Introduction To Syllabi, a Genre of Discourse

A syllabus is a genre of discourse, a type of text, that defines course requirements, due dates, grading policies.

A syllabus may have multiple authors. Sometimes syllabi are written primarily by a teacher. Teachers may develop course syllabi based on their experience, training and disciplinary expertise. Sometimes, teachers do not have a voice in how syllabi are written. Sometimes syllabi are written by large committees, especially when the course is taught by many different graduate students or adjuncts.

In U.S. Higher Education, it is commonplace for syllabi to be a mix of documents written by different stakeholders, including

  1. U.S. Department of Education
  2. University General Education Councils
  3. Board of Regents for a Universities
  4. Accreditation Committees

Across educational institutions, departments and colleges require teachers to add boilerplate to their syllabi. This boilerplate can be based on language from disciplinary standards, Federal and State laws, disciplinary expertise, university policies, department policy, and program policy.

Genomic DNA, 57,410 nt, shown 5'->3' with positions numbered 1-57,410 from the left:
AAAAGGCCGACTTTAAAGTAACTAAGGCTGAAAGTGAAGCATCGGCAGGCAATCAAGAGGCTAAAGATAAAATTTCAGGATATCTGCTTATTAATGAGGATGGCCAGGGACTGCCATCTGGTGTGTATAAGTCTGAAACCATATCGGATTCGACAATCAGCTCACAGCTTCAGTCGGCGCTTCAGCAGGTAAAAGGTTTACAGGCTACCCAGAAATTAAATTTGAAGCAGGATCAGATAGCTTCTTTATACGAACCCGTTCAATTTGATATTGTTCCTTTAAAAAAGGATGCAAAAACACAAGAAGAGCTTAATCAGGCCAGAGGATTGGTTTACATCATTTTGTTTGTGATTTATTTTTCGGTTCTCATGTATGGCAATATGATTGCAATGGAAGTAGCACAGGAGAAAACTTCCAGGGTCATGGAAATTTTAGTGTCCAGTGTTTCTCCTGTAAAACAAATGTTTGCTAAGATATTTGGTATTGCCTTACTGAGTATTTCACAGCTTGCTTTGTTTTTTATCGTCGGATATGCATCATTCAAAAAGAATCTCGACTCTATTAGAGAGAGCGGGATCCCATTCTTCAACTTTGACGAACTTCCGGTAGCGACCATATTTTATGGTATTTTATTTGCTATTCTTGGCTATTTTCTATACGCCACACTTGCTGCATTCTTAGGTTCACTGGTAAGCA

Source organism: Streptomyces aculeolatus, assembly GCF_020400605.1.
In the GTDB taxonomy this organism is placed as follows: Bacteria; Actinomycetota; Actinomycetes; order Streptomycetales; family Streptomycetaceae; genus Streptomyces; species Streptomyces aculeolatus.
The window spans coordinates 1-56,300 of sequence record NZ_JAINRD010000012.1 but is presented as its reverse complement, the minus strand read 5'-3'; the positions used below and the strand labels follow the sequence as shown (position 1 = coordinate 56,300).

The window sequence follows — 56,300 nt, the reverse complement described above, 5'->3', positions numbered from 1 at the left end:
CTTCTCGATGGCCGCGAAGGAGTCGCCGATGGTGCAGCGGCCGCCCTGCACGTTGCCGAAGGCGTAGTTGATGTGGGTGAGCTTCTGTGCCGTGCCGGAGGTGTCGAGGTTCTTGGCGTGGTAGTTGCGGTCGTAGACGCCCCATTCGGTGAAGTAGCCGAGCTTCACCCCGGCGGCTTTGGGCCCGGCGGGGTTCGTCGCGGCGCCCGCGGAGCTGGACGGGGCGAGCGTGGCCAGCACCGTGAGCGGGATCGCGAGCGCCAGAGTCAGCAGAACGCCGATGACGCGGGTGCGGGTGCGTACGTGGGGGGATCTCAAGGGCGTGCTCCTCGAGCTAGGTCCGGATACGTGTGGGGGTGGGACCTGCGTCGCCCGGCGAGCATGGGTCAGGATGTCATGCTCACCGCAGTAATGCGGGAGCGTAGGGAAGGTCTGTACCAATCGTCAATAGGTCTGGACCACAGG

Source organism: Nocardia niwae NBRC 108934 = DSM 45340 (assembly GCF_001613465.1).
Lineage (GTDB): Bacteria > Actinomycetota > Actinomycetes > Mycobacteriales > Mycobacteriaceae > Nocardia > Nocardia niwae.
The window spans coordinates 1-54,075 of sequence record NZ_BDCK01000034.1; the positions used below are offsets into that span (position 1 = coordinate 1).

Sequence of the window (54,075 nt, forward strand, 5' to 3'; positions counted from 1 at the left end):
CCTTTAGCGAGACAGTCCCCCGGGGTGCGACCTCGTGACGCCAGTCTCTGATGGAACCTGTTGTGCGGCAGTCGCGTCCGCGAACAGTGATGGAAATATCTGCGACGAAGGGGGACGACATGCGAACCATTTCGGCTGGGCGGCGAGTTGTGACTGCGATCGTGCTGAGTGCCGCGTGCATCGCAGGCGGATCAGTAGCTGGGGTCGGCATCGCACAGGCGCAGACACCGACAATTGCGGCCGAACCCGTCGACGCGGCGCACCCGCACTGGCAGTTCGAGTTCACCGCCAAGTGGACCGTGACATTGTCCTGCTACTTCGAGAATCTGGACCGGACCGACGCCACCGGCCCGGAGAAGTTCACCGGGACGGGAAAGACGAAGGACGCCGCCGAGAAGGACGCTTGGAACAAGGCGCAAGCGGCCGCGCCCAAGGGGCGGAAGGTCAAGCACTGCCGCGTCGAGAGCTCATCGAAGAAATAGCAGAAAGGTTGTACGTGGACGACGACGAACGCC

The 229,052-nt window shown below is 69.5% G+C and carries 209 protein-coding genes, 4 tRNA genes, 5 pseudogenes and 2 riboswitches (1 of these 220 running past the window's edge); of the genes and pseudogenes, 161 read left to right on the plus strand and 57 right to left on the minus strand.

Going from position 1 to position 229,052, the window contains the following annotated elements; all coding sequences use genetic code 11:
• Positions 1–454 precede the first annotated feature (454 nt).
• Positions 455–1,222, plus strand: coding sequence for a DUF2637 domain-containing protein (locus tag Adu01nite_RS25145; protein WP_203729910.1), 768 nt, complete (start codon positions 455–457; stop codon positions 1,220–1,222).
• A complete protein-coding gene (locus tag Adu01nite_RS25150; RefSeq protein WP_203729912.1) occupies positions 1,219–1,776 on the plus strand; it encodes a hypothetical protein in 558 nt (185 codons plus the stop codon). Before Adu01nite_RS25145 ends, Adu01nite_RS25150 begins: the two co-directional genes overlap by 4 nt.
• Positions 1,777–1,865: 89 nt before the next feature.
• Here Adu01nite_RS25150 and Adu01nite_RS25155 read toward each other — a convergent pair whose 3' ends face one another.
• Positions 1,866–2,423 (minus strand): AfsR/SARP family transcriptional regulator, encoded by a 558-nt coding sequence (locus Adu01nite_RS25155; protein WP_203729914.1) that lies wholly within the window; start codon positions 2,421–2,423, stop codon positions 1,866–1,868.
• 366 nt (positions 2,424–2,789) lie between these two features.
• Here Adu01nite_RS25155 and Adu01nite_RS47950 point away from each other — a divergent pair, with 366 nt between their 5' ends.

Because there are so many stakeholders involved in authoring syllabi, the syllabi can become a bit opaque. Teachers have sometimes complained that all of the boilerplate they are asked to add to their syllabi creates a punitive rhetorical stance:

the creeping legalistic syllabus turns the classroom into a quasi courtroom, with students and professors on opposing sides. Its schema of rules and penalties assumes that students aren’t to be trusted, are unwilling to work, and expect only good grades, he says, and sends the message that “basically this is a kind of prison.”

Wasley 2008

The traditional context for a syllabus was that it was a print document that students received on the first day of class. Now that we have shifted to online classrooms or other delivery systems for classes because of COVID, students are more likely to get the syllabus online. They may not get the syllabus on the first day. They may have a spotty wifi connection or limited internet access. Accessing documents online may make it easier for some users to interact with them but at the same time more difficult for other users to interact with them

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